Let us choose our enemies correctly (I) [Archives:2007/1067/Opinion]
By: Hassan Al-Haifi
“I just knew it could not be true!” said Tawfiq at the far end of the diwan (Usually, a long sitting room, where Yemenis hold their qat sessions), while plucking his fresh leaves of qat.
“What are you talking about?” asked Mohammed, the host of the qat session.
“One would think that for once the Government really meant it when it said that a truce is now effective in Sa'ada, and it was ready to face up to the real enemy of the country, the terrorists that are given a free hand to do what they like everywhere in the country, yet causing all the problems for the country. Instead, our top notch military brass finds it easier to go against the orange and grape growers of Sa'ada, who haven't caused any harm to anyone, let alone the economy and the prestige of the country on an international scale.” Tawfiq was again expressing his disdain for the Wahhabis, who have become a widespread menace as he sees it.
“Come on, Tawfiq, are you being sympathetic to the Houthis after all they have done?”, asked a new entrant to the session, who had just taken off his pants and wore a normal colorful open skirt traditionally worn by people of the South, yet keeping his dress shirt and tie on.
“I am not being sympathetic with anyone. I am just telling it like I see it. I am not going to be scared of being accused anything as long as I say it how I see it. Just last week, we had seven Spaniards killed in our country by these mobsters, who are making a mockery of our religion and serving the Zionist cause better than even Lord Balfour ninety years ago did when he issued the land deed that wrongfully gave Palestine to non-indigenous settlers, who came from near the North Pole. Since then this region has never seen the light of day!” Tawfiq always had a way of bringing out summations that opened up wide avenues of discourse in a qat session.
The host wanted to hear others speak, he looked at the man with the tie and said: “What do you think is the reason for the resumption of tie fighting in Sa'ada?”
With a great sense of reluctance, the slightly balding non-regular attendant to the session said: “The Government said that Houthis broke the agreement reached with the mediation of the Qataris, and this was declared by the Implementation Committee of the Agreement.”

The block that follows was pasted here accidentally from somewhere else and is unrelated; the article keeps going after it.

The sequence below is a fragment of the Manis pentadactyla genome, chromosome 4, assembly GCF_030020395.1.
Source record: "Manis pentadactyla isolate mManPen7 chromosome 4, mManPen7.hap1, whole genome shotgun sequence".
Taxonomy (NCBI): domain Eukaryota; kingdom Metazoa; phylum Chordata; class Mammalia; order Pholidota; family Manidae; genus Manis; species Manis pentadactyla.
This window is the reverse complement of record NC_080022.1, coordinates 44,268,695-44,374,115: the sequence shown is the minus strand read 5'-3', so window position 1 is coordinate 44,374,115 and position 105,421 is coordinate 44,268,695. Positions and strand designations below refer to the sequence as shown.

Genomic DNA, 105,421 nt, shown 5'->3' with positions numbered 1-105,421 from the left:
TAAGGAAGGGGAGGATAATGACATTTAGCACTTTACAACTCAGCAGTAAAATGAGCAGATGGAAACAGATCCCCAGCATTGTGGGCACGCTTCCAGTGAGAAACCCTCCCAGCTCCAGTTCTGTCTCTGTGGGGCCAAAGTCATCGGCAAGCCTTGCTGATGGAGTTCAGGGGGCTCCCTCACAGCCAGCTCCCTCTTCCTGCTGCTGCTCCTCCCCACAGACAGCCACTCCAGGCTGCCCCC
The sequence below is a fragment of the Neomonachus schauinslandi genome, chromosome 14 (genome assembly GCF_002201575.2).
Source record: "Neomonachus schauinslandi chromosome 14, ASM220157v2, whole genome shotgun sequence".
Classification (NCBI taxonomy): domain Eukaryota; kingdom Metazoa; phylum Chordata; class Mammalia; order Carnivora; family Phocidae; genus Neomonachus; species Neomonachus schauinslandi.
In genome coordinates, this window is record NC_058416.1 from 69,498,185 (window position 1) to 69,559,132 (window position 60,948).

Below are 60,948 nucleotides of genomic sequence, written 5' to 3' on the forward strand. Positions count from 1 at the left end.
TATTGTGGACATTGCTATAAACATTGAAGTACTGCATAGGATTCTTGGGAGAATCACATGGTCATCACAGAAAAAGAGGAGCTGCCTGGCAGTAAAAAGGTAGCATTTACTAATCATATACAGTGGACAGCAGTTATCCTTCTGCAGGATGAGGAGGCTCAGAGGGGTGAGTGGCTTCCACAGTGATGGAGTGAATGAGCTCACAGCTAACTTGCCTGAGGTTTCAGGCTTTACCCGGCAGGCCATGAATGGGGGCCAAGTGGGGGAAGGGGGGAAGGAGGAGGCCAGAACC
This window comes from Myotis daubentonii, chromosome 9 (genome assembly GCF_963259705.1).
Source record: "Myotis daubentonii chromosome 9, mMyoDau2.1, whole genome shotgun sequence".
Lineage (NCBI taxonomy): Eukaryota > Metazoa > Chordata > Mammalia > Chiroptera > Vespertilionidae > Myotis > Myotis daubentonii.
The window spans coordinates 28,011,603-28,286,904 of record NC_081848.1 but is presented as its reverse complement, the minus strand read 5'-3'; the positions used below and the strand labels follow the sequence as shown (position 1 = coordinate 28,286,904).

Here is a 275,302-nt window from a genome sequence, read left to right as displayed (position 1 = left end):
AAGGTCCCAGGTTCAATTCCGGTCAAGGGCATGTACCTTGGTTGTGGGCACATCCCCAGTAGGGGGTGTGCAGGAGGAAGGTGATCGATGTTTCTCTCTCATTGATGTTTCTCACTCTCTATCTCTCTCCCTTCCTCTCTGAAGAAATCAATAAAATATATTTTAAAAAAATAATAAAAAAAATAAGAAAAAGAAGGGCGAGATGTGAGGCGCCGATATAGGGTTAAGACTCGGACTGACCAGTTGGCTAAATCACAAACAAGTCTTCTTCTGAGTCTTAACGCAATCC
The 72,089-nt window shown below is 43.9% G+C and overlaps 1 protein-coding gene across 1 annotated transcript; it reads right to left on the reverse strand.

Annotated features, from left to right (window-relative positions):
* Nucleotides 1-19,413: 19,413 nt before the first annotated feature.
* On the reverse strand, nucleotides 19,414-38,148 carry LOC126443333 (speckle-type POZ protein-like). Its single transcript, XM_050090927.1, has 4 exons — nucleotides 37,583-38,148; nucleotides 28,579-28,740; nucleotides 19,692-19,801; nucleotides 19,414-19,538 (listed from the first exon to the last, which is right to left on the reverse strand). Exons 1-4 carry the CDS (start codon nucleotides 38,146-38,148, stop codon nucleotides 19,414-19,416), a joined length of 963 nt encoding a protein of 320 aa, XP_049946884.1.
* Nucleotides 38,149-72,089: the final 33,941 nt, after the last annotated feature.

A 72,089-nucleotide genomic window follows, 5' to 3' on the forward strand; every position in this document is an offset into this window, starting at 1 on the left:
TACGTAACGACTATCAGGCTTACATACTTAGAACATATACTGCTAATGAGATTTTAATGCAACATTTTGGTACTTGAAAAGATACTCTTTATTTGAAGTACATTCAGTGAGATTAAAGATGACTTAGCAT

Tawfiq chuckled as he said: “'The Government said', is no way to express an opinion, my friend. What do you say? is what Mohammed was getting at! If all you have to say is a recap of the boring 9:00 PM TV news broadcast, then find some official meeting of the local chapter of the General People's Congress to chew your qat at.”
Mohammed sensed some discourteous conduct by Tawfiq: “Tawfiq! That is not a nice thing to say to an occasional guest at our session, who I personally invited to join us today”.
“That is quite alright Mohammed. This is quite normal of these Houthis to blabber like that.” The new entrant to the session saw a chance to express his distaste for the likes of Tawfiq.
“I waive my right of reply out of courtesy to you Mohammed, since we are all your guests”. Tawfiq was showing that he had his reply ready but was respectful of their host.
“Thank you, Tawfiq, but do bear in mind that Brother Foad here is a fine member of the community, who has studied hard to earn a decent job with the Government and will always be welcome here.” Mohammed had a knack for expressing himself courteously without causing any ill feelings among his guests.
“I think that the Government should strive to get the agreement reached with the Houthis in effect as fast as possible, so that it could focus its attention on finding ways to ensure the safety of our visiting tourist guests, if any more decide to venture out to our country after the embarrassing massacre caused by these foreign mercenaries of death, working under the direction of the International Zionist Establishment and the CIA. Chances are, the Houthis could be a little help in this regard. After all did not the Wahhabis pack up their bags from Sa'ada, when they realized that they were no match for the Houthis, dogmatically and militarily.”
Hassan Al-Haifi has been a Yemeni political economist and journalist for more than 20 years.